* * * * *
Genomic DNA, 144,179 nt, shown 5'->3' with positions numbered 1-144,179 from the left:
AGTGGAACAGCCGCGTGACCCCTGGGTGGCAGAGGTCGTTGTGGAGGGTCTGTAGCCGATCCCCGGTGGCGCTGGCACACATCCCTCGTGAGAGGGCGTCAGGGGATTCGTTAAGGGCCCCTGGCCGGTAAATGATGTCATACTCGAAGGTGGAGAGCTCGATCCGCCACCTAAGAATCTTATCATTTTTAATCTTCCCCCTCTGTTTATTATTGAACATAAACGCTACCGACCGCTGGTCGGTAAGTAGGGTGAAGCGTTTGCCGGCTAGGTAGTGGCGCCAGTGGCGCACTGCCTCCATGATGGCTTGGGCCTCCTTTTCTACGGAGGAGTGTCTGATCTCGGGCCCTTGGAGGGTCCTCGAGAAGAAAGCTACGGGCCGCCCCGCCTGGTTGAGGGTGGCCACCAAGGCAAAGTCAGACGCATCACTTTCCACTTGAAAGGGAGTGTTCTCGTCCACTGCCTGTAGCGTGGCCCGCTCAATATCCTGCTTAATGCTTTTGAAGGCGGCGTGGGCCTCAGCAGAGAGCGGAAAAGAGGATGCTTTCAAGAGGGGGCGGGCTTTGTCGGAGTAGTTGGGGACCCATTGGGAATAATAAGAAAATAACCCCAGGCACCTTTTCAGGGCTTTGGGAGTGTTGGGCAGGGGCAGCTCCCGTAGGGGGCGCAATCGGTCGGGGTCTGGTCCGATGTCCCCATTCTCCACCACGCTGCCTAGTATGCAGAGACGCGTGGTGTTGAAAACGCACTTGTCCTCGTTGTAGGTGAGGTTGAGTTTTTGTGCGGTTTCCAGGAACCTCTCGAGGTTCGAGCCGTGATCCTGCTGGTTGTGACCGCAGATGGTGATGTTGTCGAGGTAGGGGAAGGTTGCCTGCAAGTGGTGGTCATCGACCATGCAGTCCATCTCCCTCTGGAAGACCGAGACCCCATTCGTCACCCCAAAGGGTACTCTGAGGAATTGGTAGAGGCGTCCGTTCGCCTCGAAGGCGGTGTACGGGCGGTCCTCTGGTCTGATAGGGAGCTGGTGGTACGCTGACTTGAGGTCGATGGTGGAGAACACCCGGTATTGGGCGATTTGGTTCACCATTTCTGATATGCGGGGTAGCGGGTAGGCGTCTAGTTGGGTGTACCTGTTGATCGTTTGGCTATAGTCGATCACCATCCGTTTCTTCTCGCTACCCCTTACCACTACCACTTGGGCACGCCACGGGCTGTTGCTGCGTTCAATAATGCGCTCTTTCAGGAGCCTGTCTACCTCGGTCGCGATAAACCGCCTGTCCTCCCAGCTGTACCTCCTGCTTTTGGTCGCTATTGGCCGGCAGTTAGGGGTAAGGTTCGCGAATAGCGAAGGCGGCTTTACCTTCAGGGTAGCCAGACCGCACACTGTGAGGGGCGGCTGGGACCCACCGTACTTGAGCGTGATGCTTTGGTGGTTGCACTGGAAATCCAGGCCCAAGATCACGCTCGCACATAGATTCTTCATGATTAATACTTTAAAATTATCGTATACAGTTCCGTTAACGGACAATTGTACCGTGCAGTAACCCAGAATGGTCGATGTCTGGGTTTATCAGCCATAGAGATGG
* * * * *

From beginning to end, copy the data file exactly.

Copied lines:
Genomic DNA, 144,179 nt, shown 5'->3' with positions numbered 1-144,179 from the left:
AGTGGAACAGCCGCGTGACCCCTGGGTGGCAGAGGTCGTTGTGGAGGGTCTGTAGCCGATCCCCGGTGGCGCTGGCACACATCCCTCGTGAGAGGGCGTCAGGGGATTCGTTAAGGGCCCCTGGCCGGTAAATGATGTCATACTCGAAGGTGGAGAGCTCGATCCGCCACCTAAGAATCTTATCATTTTTAATCTTCCCCCTCTGTTTATTATTGAACATAAACGCTACCGACCGCTGGTCGGTAAGTAGGGTGAAGCGTTTGCCGGCTAGGTAGTGGCGCCAGTGGCGCACTGCCTCCATGATGGCTTGGGCCTCCTTTTCTACGGAGGAGTGTCTGATCTCGGGCCCTTGGAGGGTCCTCGAGAAGAAAGCTACGGGCCGCCCCGCCTGGTTGAGGGTGGCCACCAAGGCAAAGTCAGACGCATCACTTTCCACTTGAAAGGGAGTGTTCTCGTCCACTGCCTGTAGCGTGGCCCGCTCAATATCCTGCTTAATGCTTTTGAAGGCGGCGTGGGCCTCAGCAGAGAGCGGAAAAGAGGATGCTTTCAAGAGGGGGCGGGCTTTGTCGGAGTAGTTGGGGACCCATTGGGAATAATAAGAAAATAACCCCAGGCACCTTTTCAGGGCTTTGGGAGTGTTGGGCAGGGGCAGCTCCCGTAGGGGGCGCAATCGGTCGGGGTCTGGTCCGATGTCCCCATTCTCCACCACGCTGCCTAGTATGCAGAGACGCGTGGTGTTGAAAACGCACTTGTCCTCGTTGTAGGTGAGGTTGAGTTTTTGTGCGGTTTCCAGGAACCTCTCGAGGTTCGAGCCGTGATCCTGCTGGTTGTGACCGCAGATGGTGATGTTGTCGAGGTAGGGGAAGGTTGCCTGCAAGTGGTGGTCATCGACCATGCAGTCCATCTCCCTCTGGAAGACCGAGACCCCATTCGTCACCCCAAAGGGTACTCTGAGGAATTGGTAGAGGCGTCCGTTCGCCTCGAAGGCGGTGTACGGGCGGTCCTCTGGTCTGATAGGGAGCTGGTGGTACGCTGACTTGAGGTCGATGGTGGAGAACACCCGGTATTGGGCGATTTGGTTCACCATTTCTGATATGCGGGGTAGCGGGTAGGCGTCTAGTTGGGTGTACCTGTTGATCGTTTGGCTATAGTCGATCACCATCCGTTTCTTCTCGCTACCCCTTACCACTACCACTTGGGCACGCCACGGGCTGTTGCTGCGTTCAATAATGCGCTCTTTCAGGAGCCTGTCTACCTCGGTCGCGATAAACCGCCTGTCCTCCCAGCTGTACCTCCTGCTTTTGGTCGCTATTGGCCGGCAGTTAGGGGTAAGGTTCGCGAATAGCGAAGGCGGCTTTACCTTCAGGGTAGCCAGACCGCACACTGTGAGGGGCGGCTGGGACCCACCGTACTTGAGCGTGATGCTTTGGTGGTTGCACTGGAAATCCAGGCCCAAGATCACGCTCGCACATAGATTCTTCATGATTAATACTTTAAAATTATCGTATACAGTTCCGTTAACGGACAATTGTACCGTGCAGTAACCCAGAATGGTCGATGTCTGGGTTTATCAGCCATAGAGATGG